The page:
• 0.5 tsp turmeric powder
  • 1.5 tsp salt
  • Lemon juice -- 1-2 tbsp
  • Cilantro -- about 8 stalks + leaves chopped

How to cook it
Chop the onion, garlic and ginger. Cut the chilies in half - I generally leave the seeds in.

Heat ~3-4 tbsp vegetable oil until hot. Drop in the cumin seeds and they should quickly darken as they sizzle in the oil. Now add the chopped onion and chilies. Fry for 5-10 minutes before adding the ginger and garlic. Cook for a few more minutes.

Add in the cumin/coriander powder, garam masala and turmeric. Stir in well and cook for a minute or so. Now add the chicken and cook until mostly sealed. Add the Prego, cilantro, lemon juice and salt. You'll probably want to add a bit of water to thin out the sauce -- I usually do this by rinsing out the Prego jar with some water and then tossing that in. Stir well and bring up to a simmer. It will probably take about 20 minutes or so for the chicken to be fully cooked.

Taste and adjust as necessary. Might need a bit more salt, lemon juice or cumin/coriander powder to bring things into balance.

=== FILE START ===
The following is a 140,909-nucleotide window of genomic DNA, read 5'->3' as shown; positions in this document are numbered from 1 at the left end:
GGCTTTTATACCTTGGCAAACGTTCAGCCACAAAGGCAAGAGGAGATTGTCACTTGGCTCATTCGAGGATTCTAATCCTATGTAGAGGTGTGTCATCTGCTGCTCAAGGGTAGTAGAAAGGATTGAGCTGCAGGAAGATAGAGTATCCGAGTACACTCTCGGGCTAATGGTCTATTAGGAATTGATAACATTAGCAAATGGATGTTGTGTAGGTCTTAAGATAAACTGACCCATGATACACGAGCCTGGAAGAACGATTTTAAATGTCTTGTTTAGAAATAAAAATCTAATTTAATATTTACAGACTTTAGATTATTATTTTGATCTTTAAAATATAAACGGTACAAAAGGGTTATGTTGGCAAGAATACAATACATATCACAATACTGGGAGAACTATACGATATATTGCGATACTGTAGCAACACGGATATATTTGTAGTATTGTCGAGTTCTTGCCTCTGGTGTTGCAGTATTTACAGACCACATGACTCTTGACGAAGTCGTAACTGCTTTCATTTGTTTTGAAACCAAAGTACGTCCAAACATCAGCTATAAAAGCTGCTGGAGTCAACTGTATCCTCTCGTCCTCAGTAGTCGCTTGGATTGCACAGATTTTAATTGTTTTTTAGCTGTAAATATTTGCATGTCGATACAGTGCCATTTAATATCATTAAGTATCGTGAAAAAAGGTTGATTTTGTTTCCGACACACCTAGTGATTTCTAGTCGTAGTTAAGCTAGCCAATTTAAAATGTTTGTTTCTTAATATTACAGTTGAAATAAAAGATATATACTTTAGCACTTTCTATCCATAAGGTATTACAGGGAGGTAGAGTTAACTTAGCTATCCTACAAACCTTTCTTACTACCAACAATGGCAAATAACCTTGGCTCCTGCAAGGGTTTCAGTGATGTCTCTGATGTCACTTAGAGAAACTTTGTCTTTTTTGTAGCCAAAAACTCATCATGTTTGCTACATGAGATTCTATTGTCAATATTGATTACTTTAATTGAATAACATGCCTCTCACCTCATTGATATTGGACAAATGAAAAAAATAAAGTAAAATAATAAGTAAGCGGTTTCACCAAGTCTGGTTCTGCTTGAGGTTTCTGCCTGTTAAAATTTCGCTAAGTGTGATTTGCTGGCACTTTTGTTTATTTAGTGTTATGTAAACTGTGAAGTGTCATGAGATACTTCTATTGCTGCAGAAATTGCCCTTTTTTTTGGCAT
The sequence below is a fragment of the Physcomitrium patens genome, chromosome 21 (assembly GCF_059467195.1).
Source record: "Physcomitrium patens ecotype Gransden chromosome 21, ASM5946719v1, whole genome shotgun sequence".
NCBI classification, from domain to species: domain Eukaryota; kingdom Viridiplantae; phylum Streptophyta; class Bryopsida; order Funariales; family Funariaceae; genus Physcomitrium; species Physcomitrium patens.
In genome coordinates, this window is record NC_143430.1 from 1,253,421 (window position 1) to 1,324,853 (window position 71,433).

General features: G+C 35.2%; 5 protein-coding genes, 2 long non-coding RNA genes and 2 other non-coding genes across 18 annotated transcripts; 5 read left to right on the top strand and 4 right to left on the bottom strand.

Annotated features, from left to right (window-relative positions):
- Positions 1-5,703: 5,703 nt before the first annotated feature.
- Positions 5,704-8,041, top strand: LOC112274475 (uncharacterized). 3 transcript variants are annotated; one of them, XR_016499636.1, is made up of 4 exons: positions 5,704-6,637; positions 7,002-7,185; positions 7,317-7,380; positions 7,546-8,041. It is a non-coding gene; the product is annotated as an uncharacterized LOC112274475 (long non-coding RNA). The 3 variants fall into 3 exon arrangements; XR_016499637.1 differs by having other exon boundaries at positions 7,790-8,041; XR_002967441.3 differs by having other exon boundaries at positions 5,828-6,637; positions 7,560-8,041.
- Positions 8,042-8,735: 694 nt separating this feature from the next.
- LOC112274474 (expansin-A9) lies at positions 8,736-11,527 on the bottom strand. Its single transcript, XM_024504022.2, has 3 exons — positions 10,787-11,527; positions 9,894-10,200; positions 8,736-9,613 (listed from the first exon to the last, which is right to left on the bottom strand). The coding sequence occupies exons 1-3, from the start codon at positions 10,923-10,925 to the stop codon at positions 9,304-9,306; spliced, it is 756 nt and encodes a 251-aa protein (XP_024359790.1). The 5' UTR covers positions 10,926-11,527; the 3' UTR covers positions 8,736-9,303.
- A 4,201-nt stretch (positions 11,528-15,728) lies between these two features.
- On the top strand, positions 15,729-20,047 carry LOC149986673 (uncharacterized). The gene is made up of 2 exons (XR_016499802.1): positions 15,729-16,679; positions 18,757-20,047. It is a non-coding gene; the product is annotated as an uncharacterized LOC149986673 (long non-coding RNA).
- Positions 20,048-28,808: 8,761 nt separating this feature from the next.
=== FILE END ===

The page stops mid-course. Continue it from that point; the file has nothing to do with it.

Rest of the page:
You *should* serve this with white basmati rice, and if you do make sure it's not the Californian crap ;-) Get something from the Indian subcontinent. These days I quite often do it with brown rice which takes a little getting used to but is still very nice if not very authentic.

It's also nice to have some raita on the side with this which I make by combining some plain yoghurt, English (hothouse?) cucumber chunks and mint and letting sit in the fridge whilst cooking so the flavors blend. You can also stick some diced chili in that mix if you haven't got enough heat already.

This keeps and freezes pretty well in the event you can stop yourself from eating it all at once.

  • Consider adding in any of the following (all is nice) up front with the cumin seeds to create a richer flavor: half a dozen cloves, cardomom pods, a cinnamon stick, a star anise, 2 x bay leaves
  • Fenugreek seeds can be added in up front with the cumin seeds to create a very distinct flavor
  • Puree the onion/garlic/ginger and then very roughly cut up a second onion. Start by frying the whole spices then add the chilies and chunks of onion. Fry for a bit before adding the puree to create a "do piaza" (double onion) style curry